The Pennsylvania Supreme Court emphasized that the police did not actually see any drugs. 941 A. 2d, at 679. But Officer Devlin and his partner were conducting undercover surveillance. From a distance, it would be difficult to have a clear view of the small objects that changed hands. As the Commonwealth explains in its petition for certiorari, the “classic” drug transaction is a hand-to-hand exchange, on the street, of cash for small objects. Pet. for Cert. 5–8. The Pennsylvania Supreme Court’s decision will make it more difficult for the police to conduct drug interdiction in high-crime areas, unless they employ the riskier practice of having undercover officers actually make a purchase or sale of drugs.
The Pennsylvania Court also noted that the defendant did not flee. 941 A. 2d, at 671. Flight is hardly a prerequisite to a finding of probable cause. A defendant may well decide that the odds of escape do not justify adding another charge to that of drug possession. And of course there is no suggestion in the record that the defendant had any chance to flee—he was caught redhanded.
Aside from its importance for law enforcement, this question has divided state courts, a traditional ground warranting review on certiorari. S. Ct. Rule 10(b). The New Jersey Supreme Court has held that an “experienced narcotics officer” had probable cause to make an arrest when—in a vacant lot in a high-drug neighborhood—he “saw defendant and his companion give money to [a] third person in exchange for small unknown objects.” State v. Moore, 181 N. J. 40, 46–47, 853 A. 2d 903, 907 (2004). The Rhode Island Supreme Court reached the same conclusion in a case where the defendants—through their car windows—exchanged cash for a small “bag of suspected narcotics.” State v. Castro, 891 A. 2d 848, 851–854 (2006). In contrast, the Colorado Supreme Court held that a hand-to-hand exchange of unknown objects did not give the police probable cause to make an arrest, even where one of the men was a known drug dealer. People v. Ratcliff, 778 P. 2d 1371, 1377–1378 (1989). All these cases have unique factual wrinkles, as any probable-cause case would, but the core fact pattern is the same: experienced police officers observing hand-to-hand exchanges of cash for small, unknown objects in high-crime neighborhoods.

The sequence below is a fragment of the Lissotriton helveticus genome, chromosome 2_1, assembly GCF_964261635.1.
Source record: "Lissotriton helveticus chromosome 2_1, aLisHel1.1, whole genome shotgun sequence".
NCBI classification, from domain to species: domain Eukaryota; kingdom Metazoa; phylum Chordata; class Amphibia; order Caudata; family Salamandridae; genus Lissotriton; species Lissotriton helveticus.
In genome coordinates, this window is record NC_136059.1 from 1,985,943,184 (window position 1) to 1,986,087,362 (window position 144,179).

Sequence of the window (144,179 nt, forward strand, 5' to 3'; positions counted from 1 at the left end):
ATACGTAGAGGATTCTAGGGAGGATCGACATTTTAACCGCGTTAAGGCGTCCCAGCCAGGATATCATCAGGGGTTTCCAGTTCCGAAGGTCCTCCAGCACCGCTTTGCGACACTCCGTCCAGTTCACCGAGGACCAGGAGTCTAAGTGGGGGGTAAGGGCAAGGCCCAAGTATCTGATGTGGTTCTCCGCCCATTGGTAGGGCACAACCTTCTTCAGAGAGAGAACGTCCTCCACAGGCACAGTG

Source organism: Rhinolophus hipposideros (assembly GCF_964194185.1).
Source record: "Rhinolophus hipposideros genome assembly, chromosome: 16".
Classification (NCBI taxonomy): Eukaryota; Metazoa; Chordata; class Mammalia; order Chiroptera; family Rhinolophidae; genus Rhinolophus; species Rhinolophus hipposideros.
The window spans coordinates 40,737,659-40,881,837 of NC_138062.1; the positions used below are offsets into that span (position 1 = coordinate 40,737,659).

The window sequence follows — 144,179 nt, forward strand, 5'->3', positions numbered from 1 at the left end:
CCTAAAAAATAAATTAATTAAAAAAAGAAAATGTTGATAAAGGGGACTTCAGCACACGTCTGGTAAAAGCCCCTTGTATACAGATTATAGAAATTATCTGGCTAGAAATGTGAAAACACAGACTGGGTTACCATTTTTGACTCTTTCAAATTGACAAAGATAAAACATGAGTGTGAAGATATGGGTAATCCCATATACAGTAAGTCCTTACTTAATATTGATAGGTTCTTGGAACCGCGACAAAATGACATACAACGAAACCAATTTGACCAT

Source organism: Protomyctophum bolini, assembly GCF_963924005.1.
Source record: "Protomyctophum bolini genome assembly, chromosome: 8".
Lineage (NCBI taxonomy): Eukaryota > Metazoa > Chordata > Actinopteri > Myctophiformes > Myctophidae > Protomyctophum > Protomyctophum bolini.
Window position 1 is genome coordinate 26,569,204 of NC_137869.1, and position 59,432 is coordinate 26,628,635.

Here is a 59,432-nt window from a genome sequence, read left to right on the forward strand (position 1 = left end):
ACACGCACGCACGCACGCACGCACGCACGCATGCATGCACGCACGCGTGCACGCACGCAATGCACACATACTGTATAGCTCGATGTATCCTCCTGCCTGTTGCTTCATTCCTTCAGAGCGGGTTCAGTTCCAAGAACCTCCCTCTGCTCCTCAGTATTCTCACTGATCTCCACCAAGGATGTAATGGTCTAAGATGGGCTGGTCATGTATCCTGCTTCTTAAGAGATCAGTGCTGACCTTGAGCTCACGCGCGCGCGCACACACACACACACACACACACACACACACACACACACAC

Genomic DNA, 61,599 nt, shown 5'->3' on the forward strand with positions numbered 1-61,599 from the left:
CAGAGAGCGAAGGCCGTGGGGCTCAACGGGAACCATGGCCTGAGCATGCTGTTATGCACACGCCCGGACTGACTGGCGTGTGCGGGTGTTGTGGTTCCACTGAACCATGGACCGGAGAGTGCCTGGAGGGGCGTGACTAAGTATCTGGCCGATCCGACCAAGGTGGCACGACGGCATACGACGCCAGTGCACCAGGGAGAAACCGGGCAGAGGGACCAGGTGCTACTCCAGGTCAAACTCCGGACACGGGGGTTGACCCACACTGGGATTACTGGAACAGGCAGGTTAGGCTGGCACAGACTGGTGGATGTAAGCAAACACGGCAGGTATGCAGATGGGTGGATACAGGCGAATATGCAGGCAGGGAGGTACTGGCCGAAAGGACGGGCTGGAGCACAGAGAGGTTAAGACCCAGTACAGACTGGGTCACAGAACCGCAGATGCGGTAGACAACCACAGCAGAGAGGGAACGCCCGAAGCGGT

The Pennsylvania Supreme Court speculated that such an exchange could have been perfectly innocent. But as Judge Friendly has pointed out, “[j]udges are not required to exhibit a naiveté from which ordinary citizens are free.” United States v. Stanchich, 550 F. 2d 1294, 1300 (CA2 1977). Based not only on common sense but also his experience as a narcotics officer and his previous work in the neighborhood, Officer Devlin concluded that what happened on that street corner was probably a drug transaction. That is by far the most reasonable conclusion, even though our cases only require it to be a reasonable conclusion.
I would grant certiorari and reverse the judgment of the Pennsylvania Supreme Court.